Allow All Cookies

Manage Consent Preferences

Strictly Necessary Cookies - Always Active

We do not allow you to opt-out of our certain cookies, as they are necessary to ensure the proper functioning of our website (such as prompting our cookie banner and remembering your privacy choices) and/or to monitor site performance. These cookies are not used in a way that constitutes a “sale” of your data under the CCPA. You can set your browser to block or alert you about these cookies, but some parts of the site will not work as intended if you do so. You can usually find these settings in the Options or Preferences menu of your browser. Visit www.allaboutcookies.org to learn more.

Sale of Personal Data, Targeting & Social Media Cookies

Under the California Consumer Privacy Act, you have the right to opt-out of the sale of your personal information to third parties. These cookies collect information for analytics and to personalize your experience with targeted ads. You may exercise your right to opt out of the sale of personal information by using this toggle switch. If you opt out we will not be able to offer you personalised ads and will not hand over your personal information to any third parties. Additionally, you may contact our legal department for further clarification about your rights as a California consumer by using this Exercise My Rights link

If you have enabled privacy controls on your browser (such as a plugin), we have to take that as a valid request to opt-out. Therefore we would not be able to track your activity through the web. This may affect our ability to personalize ads according to your preferences.

Targeting cookies may be set through our site by our advertising partners. They may be used by those companies to build a profile of your interests and show you relevant adverts on other sites. They do not store directly personal information, but are based on uniquely identifying your browser and internet device. If you do not allow these cookies, you will experience less targeted advertising.

Social media cookies are set by a range of social media services that we have added to the site to enable you to share our content with your friends and networks. They are capable of tracking your browser across other sites and building up a profile of your interests. This may impact the content and messages you see on other websites you visit. If you do not allow these cookies you may not be able to use or see these sharing tools.

If you want to opt out of all of our lead reports and lists, please submit a privacy request at our Do Not Sell page.

Save Settings
Cookie Preferences Cookie List

Cookie List

A cookie is a small piece of data (text file) that a website – when visited by a user – asks your browser to store on your device in order to remember information about you, such as your language preference or login information. Those cookies are set by us and called first-party cookies. We also use third-party cookies – which are cookies from a domain different than the domain of the website you are visiting – for our advertising and marketing efforts. More specifically, we use cookies and other tracking technologies for the following purposes:

Strictly Necessary Cookies

We do not allow you to opt-out of our certain cookies, as they are necessary to ensure the proper functioning of our website (such as prompting our cookie banner and remembering your privacy choices) and/or to monitor site performance. These cookies are not used in a way that constitutes a “sale” of your data under the CCPA. You can set your browser to block or alert you about these cookies, but some parts of the site will not work as intended if you do so. You can usually find these settings in the Options or Preferences menu of your browser. Visit www.allaboutcookies.org to learn more.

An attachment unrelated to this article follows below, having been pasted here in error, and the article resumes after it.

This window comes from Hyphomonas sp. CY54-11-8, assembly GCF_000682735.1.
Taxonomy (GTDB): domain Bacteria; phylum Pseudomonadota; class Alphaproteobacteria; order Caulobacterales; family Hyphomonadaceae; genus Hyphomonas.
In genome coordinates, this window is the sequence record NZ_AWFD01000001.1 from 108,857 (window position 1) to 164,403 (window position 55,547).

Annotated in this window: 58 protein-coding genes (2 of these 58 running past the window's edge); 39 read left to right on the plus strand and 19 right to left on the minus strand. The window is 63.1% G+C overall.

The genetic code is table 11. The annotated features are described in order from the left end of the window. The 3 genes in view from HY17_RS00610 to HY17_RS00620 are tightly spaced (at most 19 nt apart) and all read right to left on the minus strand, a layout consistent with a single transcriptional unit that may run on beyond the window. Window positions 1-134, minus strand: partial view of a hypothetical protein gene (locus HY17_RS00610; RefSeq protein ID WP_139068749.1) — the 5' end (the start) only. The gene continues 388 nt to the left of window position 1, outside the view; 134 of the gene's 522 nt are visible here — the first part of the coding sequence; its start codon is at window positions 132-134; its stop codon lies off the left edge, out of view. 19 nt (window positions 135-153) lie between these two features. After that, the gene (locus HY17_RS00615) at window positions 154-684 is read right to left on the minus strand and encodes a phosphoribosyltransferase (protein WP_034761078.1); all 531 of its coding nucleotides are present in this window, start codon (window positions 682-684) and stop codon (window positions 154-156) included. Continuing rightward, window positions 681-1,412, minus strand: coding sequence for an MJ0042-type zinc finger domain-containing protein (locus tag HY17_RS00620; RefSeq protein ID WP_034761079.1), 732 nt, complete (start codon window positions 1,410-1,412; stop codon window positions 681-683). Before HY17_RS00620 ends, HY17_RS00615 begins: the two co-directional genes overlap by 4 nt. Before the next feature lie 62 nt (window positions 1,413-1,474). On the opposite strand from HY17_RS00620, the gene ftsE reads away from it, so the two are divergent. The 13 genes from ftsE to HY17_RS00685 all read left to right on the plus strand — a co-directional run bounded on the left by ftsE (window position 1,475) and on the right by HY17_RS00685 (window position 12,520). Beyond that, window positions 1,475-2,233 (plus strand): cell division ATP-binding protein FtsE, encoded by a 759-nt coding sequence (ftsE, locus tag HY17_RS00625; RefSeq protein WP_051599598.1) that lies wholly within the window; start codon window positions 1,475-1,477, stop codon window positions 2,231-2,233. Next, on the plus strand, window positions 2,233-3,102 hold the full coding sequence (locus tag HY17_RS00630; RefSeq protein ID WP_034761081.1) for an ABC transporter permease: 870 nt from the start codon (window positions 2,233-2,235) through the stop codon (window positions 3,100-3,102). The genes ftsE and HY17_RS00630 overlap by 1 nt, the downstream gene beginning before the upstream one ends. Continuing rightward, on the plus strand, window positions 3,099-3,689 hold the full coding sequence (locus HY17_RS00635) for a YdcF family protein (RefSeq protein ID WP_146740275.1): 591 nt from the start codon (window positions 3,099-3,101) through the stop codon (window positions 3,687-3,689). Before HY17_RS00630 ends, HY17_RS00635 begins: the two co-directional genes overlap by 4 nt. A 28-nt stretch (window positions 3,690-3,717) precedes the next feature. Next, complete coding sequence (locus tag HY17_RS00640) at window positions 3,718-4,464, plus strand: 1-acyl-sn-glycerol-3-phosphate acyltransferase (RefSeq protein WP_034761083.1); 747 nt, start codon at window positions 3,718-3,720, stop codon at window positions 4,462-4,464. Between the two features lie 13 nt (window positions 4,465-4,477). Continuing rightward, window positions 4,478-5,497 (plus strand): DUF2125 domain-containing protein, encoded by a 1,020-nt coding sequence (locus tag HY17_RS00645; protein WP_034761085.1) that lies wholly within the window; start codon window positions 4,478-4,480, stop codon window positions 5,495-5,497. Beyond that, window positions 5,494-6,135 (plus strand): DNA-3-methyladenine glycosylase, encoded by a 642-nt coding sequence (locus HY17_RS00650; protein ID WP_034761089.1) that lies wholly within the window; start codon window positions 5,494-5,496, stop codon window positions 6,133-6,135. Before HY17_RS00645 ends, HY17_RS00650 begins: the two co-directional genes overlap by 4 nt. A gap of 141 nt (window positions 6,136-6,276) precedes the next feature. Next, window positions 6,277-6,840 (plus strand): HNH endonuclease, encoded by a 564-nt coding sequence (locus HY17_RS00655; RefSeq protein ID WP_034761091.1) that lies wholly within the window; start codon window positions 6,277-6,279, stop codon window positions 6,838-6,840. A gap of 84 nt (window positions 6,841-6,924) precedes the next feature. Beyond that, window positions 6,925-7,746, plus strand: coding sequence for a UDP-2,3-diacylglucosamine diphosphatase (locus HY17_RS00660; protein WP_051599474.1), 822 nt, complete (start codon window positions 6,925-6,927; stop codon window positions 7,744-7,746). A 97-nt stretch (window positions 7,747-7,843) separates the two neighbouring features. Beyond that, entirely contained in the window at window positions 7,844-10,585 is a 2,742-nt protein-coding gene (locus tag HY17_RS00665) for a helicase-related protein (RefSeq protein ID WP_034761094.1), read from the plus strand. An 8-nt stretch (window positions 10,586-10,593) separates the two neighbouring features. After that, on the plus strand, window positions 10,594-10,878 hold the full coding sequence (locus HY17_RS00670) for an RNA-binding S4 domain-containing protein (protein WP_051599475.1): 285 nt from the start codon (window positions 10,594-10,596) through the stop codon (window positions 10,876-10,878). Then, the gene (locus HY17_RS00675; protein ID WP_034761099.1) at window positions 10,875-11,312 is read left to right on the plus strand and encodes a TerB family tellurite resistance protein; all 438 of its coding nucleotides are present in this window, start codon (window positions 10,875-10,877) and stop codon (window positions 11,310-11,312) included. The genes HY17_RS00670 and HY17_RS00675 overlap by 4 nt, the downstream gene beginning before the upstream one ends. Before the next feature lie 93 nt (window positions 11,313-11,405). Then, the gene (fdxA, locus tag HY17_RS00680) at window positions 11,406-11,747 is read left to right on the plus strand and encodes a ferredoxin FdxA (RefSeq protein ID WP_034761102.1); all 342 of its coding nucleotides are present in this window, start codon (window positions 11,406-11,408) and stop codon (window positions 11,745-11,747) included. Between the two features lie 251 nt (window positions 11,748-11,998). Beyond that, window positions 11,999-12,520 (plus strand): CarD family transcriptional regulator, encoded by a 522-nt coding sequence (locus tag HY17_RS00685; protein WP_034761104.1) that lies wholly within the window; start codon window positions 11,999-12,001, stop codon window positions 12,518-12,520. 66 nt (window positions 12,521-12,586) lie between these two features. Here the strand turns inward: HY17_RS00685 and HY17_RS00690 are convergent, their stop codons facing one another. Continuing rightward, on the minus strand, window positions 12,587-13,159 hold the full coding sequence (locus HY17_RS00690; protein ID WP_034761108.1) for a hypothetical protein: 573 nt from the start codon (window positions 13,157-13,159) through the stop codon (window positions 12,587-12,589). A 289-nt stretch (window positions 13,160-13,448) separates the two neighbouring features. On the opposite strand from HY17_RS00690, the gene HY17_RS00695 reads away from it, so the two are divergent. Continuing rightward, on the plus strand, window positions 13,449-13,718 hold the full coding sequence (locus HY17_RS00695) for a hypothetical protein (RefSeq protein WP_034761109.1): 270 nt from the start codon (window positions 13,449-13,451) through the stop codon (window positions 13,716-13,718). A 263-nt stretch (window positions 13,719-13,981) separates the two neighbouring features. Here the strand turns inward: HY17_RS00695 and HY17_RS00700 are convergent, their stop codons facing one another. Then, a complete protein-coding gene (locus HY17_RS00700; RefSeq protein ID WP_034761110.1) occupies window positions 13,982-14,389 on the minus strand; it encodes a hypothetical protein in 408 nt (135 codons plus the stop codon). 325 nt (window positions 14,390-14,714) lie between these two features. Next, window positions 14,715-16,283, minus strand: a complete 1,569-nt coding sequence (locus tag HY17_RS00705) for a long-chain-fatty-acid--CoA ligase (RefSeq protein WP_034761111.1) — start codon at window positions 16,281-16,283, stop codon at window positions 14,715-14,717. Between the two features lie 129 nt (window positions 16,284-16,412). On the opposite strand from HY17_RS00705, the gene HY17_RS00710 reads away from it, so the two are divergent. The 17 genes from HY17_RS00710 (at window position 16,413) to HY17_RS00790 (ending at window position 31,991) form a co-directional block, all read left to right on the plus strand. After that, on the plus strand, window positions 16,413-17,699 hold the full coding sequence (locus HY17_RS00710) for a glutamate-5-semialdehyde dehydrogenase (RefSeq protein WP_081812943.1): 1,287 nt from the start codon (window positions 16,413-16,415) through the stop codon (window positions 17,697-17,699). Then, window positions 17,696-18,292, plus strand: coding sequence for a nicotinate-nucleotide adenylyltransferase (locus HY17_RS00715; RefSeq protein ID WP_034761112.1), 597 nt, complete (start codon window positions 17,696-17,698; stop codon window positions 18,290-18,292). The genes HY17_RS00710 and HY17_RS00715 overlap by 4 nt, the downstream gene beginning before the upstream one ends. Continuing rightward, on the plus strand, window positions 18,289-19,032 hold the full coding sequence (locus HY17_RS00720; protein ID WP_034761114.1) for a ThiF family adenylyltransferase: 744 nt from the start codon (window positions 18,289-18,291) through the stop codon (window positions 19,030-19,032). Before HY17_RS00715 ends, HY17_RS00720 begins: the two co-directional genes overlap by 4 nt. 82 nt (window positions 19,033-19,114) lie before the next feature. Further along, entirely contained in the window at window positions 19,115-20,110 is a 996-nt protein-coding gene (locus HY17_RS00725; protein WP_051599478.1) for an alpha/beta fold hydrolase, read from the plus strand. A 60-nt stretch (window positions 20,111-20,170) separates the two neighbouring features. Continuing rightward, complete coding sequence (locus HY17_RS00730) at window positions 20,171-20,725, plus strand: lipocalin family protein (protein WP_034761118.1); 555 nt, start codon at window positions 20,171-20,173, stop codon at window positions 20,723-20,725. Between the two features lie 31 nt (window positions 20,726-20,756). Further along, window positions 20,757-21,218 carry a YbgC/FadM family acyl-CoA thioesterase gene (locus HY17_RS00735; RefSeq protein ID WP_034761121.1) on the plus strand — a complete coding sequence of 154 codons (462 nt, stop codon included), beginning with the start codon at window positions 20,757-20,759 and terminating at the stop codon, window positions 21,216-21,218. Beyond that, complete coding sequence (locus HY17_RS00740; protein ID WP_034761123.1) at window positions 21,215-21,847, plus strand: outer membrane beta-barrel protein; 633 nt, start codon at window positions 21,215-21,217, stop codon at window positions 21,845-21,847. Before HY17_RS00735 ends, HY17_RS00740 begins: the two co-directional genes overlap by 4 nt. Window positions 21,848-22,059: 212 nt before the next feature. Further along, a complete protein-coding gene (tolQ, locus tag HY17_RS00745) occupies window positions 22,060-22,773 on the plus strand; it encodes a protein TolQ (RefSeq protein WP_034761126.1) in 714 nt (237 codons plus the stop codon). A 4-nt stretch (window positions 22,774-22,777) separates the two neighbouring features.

Functional Cookies

We do not allow you to opt-out of our certain cookies, as they are necessary to ensure the proper functioning of our website (such as prompting our cookie banner and remembering your privacy choices) and/or to monitor site performance. These cookies are not used in a way that constitutes a “sale” of your data under the CCPA. You can set your browser to block or alert you about these cookies, but some parts of the site will not work as intended if you do so. You can usually find these settings in the Options or Preferences menu of your browser. Visit www.allaboutcookies.org to learn more.

Performance Cookies

We do not allow you to opt-out of our certain cookies, as they are necessary to ensure the proper functioning of our website (such as prompting our cookie banner and remembering your privacy choices) and/or to monitor site performance. These cookies are not used in a way that constitutes a “sale” of your data under the CCPA. You can set your browser to block or alert you about these cookies, but some parts of the site will not work as intended if you do so. You can usually find these settings in the Options or Preferences menu of your browser. Visit www.allaboutcookies.org to learn more.

Sale of Personal Data

We also use cookies to personalize your experience on our websites, including by determining the most relevant content and advertisements to show you, and to monitor site traffic and performance, so that we may improve our websites and your experience. You may opt out of our use of such cookies (and the associated “sale” of your Personal Information) by using this toggle switch. You will still see some advertising, regardless of your selection. Because we do not track you across different devices, browsers and GEMG properties, your selection will take effect only on this browser, this device and this website.

Social Media Cookies

We also use cookies to personalize your experience on our websites, including by determining the most relevant content and advertisements to show you, and to monitor site traffic and performance, so that we may improve our websites and your experience. You may opt out of our use of such cookies (and the associated “sale” of your Personal Information) by using this toggle switch. You will still see some advertising, regardless of your selection. Because we do not track you across different devices, browsers and GEMG properties, your selection will take effect only on this browser, this device and this website.

Targeting Cookies

We also use cookies to personalize your experience on our websites, including by determining the most relevant content and advertisements to show you, and to monitor site traffic and performance, so that we may improve our websites and your experience. You may opt out of our use of such cookies (and the associated “sale” of your Personal Information) by using this toggle switch. You will still see some advertising, regardless of your selection. Because we do not track you across different devices, browsers and GEMG properties, your selection will take effect only on this browser, this device and this website.